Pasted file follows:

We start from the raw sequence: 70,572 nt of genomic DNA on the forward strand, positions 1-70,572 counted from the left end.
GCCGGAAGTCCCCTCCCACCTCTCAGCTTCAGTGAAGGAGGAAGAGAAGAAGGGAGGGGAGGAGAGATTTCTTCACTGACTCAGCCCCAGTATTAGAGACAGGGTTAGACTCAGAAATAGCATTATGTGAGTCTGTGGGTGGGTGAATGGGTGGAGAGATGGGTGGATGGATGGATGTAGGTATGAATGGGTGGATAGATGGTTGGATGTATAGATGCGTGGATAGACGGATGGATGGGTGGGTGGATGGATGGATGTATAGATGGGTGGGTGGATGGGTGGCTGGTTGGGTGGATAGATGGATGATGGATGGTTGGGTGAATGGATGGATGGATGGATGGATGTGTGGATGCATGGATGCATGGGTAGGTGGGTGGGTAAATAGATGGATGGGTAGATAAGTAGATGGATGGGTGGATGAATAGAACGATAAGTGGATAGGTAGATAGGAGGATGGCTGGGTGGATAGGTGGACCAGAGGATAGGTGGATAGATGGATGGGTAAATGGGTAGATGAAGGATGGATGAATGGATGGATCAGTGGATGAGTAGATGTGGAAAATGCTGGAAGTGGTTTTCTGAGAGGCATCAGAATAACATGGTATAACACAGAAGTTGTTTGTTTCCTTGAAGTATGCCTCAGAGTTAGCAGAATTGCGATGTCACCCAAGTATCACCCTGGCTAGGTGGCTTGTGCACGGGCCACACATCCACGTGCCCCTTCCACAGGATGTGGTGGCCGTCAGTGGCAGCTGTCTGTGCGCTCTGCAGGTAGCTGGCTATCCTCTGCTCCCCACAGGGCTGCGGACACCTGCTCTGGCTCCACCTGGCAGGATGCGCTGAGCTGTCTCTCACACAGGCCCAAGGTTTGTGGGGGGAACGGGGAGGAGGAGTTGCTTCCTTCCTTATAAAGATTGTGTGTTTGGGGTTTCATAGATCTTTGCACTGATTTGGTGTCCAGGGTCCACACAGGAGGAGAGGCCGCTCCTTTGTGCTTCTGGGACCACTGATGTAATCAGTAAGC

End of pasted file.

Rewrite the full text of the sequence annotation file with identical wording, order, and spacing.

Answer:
We start from the raw sequence: 70,572 nt of genomic DNA on the forward strand, positions 1-70,572 counted from the left end.
GCCGGAAGTCCCCTCCCACCTCTCAGCTTCAGTGAAGGAGGAAGAGAAGAAGGGAGGGGAGGAGAGATTTCTTCACTGACTCAGCCCCAGTATTAGAGACAGGGTTAGACTCAGAAATAGCATTATGTGAGTCTGTGGGTGGGTGAATGGGTGGAGAGATGGGTGGATGGATGGATGTAGGTATGAATGGGTGGATAGATGGTTGGATGTATAGATGCGTGGATAGACGGATGGATGGGTGGGTGGATGGATGGATGTATAGATGGGTGGGTGGATGGGTGGCTGGTTGGGTGGATAGATGGATGATGGATGGTTGGGTGAATGGATGGATGGATGGATGGATGTGTGGATGCATGGATGCATGGGTAGGTGGGTGGGTAAATAGATGGATGGGTAGATAAGTAGATGGATGGGTGGATGAATAGAACGATAAGTGGATAGGTAGATAGGAGGATGGCTGGGTGGATAGGTGGACCAGAGGATAGGTGGATAGATGGATGGGTAAATGGGTAGATGAAGGATGGATGAATGGATGGATCAGTGGATGAGTAGATGTGGAAAATGCTGGAAGTGGTTTTCTGAGAGGCATCAGAATAACATGGTATAACACAGAAGTTGTTTGTTTCCTTGAAGTATGCCTCAGAGTTAGCAGAATTGCGATGTCACCCAAGTATCACCCTGGCTAGGTGGCTTGTGCACGGGCCACACATCCACGTGCCCCTTCCACAGGATGTGGTGGCCGTCAGTGGCAGCTGTCTGTGCGCTCTGCAGGTAGCTGGCTATCCTCTGCTCCCCACAGGGCTGCGGACACCTGCTCTGGCTCCACCTGGCAGGATGCGCTGAGCTGTCTCTCACACAGGCCCAAGGTTTGTGGGGGGAACGGGGAGGAGGAGTTGCTTCCTTCCTTATAAAGATTGTGTGTTTGGGGTTTCATAGATCTTTGCACTGATTTGGTGTCCAGGGTCCACACAGGAGGAGAGGCCGCTCCTTTGTGCTTCTGGGACCACTGATGTAATCAGTAAGC